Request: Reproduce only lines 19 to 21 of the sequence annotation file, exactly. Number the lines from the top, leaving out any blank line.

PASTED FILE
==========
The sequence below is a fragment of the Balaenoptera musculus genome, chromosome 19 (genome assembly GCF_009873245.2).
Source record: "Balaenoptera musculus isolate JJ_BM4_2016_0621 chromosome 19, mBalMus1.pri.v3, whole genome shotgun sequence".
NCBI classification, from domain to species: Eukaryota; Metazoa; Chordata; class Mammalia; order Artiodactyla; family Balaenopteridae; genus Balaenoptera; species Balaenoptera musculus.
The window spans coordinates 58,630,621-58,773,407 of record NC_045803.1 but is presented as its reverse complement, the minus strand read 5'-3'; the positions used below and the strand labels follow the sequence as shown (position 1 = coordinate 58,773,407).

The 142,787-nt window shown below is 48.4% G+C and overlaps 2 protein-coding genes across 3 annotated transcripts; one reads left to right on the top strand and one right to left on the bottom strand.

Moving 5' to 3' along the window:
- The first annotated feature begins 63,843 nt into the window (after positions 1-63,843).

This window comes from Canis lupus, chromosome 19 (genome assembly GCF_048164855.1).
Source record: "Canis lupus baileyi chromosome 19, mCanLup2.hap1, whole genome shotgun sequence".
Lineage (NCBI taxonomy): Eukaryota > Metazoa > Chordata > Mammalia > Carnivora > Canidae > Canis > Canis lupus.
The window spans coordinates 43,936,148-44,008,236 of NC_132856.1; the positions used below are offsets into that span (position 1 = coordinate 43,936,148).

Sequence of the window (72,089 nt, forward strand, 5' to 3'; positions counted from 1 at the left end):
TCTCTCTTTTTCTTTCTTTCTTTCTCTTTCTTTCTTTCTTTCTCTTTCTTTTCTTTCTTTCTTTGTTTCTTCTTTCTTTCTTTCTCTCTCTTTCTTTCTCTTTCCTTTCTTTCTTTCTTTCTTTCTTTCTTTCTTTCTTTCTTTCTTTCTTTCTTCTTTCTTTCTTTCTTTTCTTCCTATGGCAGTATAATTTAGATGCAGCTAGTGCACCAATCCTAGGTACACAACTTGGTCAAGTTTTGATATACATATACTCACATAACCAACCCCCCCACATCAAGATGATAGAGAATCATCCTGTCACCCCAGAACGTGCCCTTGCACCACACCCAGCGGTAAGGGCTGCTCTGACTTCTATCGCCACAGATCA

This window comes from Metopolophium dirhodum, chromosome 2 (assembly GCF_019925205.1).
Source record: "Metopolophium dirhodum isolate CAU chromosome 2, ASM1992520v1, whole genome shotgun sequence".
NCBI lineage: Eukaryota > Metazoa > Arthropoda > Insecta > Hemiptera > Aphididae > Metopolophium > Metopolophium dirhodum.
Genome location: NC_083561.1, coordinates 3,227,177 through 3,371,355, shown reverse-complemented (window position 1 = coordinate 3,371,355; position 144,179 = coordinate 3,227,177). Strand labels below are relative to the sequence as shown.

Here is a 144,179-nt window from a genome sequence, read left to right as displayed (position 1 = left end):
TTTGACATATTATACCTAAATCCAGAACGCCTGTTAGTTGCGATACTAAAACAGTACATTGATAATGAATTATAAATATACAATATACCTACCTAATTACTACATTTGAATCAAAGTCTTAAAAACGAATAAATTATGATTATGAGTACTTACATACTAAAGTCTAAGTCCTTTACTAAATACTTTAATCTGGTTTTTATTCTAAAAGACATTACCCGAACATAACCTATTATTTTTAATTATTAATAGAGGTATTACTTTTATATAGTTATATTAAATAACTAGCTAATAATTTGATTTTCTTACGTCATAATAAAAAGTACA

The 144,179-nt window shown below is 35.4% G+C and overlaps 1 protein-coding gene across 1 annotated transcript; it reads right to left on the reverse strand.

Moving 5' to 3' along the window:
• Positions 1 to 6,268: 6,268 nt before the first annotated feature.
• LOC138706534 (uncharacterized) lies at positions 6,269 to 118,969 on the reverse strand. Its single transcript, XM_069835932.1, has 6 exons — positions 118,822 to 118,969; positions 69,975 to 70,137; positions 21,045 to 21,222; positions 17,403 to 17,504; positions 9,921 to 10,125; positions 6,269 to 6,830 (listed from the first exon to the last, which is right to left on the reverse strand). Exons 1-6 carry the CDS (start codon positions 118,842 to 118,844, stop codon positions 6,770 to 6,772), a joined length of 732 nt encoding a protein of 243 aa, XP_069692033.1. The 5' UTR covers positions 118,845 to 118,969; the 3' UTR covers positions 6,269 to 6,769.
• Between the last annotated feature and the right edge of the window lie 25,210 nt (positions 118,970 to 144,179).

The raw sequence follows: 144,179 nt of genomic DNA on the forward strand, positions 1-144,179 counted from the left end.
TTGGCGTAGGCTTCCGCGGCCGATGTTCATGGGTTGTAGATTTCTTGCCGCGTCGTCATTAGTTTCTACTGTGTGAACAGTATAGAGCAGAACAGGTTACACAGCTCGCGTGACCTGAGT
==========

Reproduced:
TTTGACATATTATACCTAAATCCAGAACGCCTGTTAGTTGCGATACTAAAACAGTACATTGATAATGAATTATAAATATACAATATACCTACCTAATTACTACATTTGAATCAAAGTCTTAAAAACGAATAAATTATGATTATGAGTACTTACATACTAAAGTCTAAGTCCTTTACTAAATACTTTAATCTGGTTTTTATTCTAAAAGACATTACCCGAACATAACCTATTATTTTTAATTATTAATAGAGGTATTACTTTTATATAGTTATATTAAATAACTAGCTAATAATTTGATTTTCTTACGTCATAATAAAAAGTACA

The 144,179-nt window shown below is 35.4% G+C and overlaps 1 protein-coding gene across 1 annotated transcript; it reads right to left on the reverse strand.

Moving 5' to 3' along the window: